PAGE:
A Does The Use Of The Zeta Function Bypass Renormalization

bhobba

Mentor
I am trying to figure out if the use of the Zeta function allows renormalization to be bypassed. I have formed a preliminary view but would like to hear what others think:

Thanks
Bill

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A. Neumaier

I am trying to figure out if the use of the Zeta function allows renormalization to be bypassed.
No, it cannot be bypassed in this way. Ones still needs the subtractions and determine their value such that the divergences cancel. Zeta-regularization is only a way to do the bookkeeping.

vanhees71

Gold Member
You have to disinguish between regularization and renormalization: Regularization is some way to make sense of the divergent integrals you get from evaluating the Feynman rules for diagrams with loops. There are many possibilities around in the literature. The most simple is a cut-off, but that's uncomfortable, because it destroys Lorentz and gauge invariance. The most used regularization nowadays is dimensional regularization, where you analytically continue the space-time integrals over 4-dimensional spacetime momenta to an arbitrary d-dimensional momenta with $d$ not necessarily integer. Another one is $\zeta$-function regularization. These have the advantage of making the calculations Lorentz and gauge invariant at any step.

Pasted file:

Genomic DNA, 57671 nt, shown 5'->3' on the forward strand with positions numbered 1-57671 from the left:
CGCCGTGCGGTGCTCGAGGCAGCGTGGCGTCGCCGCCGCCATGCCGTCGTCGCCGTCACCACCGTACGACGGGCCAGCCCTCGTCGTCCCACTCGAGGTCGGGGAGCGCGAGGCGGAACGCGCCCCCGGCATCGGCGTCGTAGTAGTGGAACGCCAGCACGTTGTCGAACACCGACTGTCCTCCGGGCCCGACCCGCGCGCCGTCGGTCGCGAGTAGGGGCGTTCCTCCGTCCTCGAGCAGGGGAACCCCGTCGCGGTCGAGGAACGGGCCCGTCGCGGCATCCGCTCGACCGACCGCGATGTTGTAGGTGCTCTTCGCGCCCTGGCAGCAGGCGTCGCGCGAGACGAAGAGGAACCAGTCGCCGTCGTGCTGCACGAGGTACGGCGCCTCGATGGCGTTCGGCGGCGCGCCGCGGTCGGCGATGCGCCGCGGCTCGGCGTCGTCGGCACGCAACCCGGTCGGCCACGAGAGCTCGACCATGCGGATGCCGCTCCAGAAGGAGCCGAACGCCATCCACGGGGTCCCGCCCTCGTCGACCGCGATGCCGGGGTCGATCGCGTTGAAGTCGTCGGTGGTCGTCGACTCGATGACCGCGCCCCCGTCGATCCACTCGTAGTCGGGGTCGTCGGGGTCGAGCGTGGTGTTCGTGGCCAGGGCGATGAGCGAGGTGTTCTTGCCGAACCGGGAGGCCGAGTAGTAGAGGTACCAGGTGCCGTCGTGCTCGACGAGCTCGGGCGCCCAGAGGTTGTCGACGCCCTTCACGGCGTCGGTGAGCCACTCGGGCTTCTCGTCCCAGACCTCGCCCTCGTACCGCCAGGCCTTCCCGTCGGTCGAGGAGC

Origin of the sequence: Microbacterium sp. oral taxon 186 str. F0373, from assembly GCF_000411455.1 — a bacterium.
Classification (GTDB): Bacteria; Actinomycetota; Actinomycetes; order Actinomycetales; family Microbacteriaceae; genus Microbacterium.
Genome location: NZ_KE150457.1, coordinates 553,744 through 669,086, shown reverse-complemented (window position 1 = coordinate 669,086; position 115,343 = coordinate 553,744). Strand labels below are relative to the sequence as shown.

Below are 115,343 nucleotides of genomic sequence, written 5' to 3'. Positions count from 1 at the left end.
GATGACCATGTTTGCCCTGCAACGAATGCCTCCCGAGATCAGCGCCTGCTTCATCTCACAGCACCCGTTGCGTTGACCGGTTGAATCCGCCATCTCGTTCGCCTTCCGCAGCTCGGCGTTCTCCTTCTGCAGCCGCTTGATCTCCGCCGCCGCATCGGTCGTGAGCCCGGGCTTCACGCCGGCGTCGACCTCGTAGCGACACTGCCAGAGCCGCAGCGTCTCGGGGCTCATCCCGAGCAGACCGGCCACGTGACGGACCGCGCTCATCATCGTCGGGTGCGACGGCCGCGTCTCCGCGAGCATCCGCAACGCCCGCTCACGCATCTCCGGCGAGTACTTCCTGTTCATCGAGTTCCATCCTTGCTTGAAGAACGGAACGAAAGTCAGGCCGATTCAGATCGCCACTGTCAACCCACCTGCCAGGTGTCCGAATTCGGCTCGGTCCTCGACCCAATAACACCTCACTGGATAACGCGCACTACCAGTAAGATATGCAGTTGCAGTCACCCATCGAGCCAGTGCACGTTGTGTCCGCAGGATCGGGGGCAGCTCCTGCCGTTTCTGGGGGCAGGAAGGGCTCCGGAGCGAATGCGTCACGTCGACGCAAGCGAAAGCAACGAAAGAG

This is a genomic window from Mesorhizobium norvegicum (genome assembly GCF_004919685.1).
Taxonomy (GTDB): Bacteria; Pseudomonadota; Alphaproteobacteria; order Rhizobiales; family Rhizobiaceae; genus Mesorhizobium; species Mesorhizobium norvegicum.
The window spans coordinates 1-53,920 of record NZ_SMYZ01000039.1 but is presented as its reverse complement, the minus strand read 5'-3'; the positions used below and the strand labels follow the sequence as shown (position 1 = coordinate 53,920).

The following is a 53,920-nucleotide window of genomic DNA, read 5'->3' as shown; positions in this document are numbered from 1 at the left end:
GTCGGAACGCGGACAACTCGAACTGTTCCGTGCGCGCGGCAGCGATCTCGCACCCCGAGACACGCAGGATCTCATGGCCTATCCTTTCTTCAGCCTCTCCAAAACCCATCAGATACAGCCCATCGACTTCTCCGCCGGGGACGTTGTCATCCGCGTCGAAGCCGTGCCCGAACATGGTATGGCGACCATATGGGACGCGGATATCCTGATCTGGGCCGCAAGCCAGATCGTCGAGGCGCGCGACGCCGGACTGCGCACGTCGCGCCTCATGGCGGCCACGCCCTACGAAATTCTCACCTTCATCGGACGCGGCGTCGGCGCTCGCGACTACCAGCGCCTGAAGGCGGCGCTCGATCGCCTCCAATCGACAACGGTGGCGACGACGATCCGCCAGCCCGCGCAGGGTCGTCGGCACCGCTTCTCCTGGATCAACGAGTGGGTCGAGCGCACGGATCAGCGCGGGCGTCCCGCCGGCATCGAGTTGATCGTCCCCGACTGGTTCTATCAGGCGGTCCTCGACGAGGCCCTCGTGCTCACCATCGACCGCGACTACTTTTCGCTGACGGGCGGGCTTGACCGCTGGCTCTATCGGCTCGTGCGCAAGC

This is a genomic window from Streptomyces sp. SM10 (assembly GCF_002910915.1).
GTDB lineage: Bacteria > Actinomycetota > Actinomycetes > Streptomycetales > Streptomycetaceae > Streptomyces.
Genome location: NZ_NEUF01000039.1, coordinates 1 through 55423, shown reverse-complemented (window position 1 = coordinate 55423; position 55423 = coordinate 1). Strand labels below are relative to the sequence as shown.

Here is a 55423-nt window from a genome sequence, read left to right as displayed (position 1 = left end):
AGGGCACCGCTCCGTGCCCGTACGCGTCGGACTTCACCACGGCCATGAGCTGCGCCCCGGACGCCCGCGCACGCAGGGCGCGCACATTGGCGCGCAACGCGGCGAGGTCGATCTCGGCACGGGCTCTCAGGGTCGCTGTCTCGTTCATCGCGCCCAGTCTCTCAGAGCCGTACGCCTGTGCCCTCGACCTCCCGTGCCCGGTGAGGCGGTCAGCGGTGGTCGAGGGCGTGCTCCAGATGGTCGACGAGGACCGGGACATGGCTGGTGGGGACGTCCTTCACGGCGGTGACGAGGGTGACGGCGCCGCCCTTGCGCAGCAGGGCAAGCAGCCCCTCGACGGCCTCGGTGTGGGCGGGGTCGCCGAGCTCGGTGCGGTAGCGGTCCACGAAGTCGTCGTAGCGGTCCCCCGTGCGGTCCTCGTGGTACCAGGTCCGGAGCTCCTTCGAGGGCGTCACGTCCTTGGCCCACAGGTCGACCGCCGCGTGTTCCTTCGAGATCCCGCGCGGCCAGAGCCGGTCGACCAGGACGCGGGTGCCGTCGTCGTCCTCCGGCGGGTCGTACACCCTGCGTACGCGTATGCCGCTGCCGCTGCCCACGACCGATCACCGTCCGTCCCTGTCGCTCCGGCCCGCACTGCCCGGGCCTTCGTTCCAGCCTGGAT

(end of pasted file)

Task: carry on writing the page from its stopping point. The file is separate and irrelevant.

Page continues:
At the end you want the result for the physical values of the parameters introduced in the regularization prescription (i.e., cut-off to $\infty$ or dimensions to $4$). The divergent integrals are of course divergent when taking this limit. So you have to subtract the divergent part, and for renormalizable theories this can be done in a way that is equivalent to adding contributions to the Lagrangian which are of the same form as the terms already there, which lumps the infinities into the unobservable "bare normalization and coupling constants as well as masses", and everything is expressed in terms of the finite coupling constants that are observed.

A way to renormalize without an explicit regularization step is to read the Feynman rules as Feynman rules for the integrands of the loop integrals and you subtract the counterterms from them before you do the then finite integrals. This is known as BPHZ renormalization (named after Boguliubov and Parasiuk, Hepp, and Zimmermann). For details, see my QFT script:

king vitamin

Gold Member
Some - but not all! - divergences are "automatically" renormalized by zeta/dimensional regularization (both methods lie within the general purview of analytic continuation methods of regularization). For example, consider the integral
$$I_{d,s} = \int \frac{d^d p}{(2 \pi)^d} \frac{1}{(p^2 + m^2)^s}.$$
This is clearly divergent for any $d>2s$, but analytic continuation gives you the answer
$$I_{d,s} = \frac{\Gamma(s - d/2)}{\Gamma(s) (4 \pi)^{d/2}}m^{d - 2s}.$$
This expression has poles if $s - d/2$ is a negative integer, but is perfectly finite everywhere else. So then loop integrals of this form are finite for all odd $d$ provided $s$ is an integer.

But certain properties of renormalization need to agree between all regularization schemes. For example, the flow of the beta functions, the analytic properties of Callan-Symanzik equations, anomalous dimensions in scale invariant theories, etc. So clearly zeta reg can't get rid of all divergences, since it also needs to be able to contain this important physical information.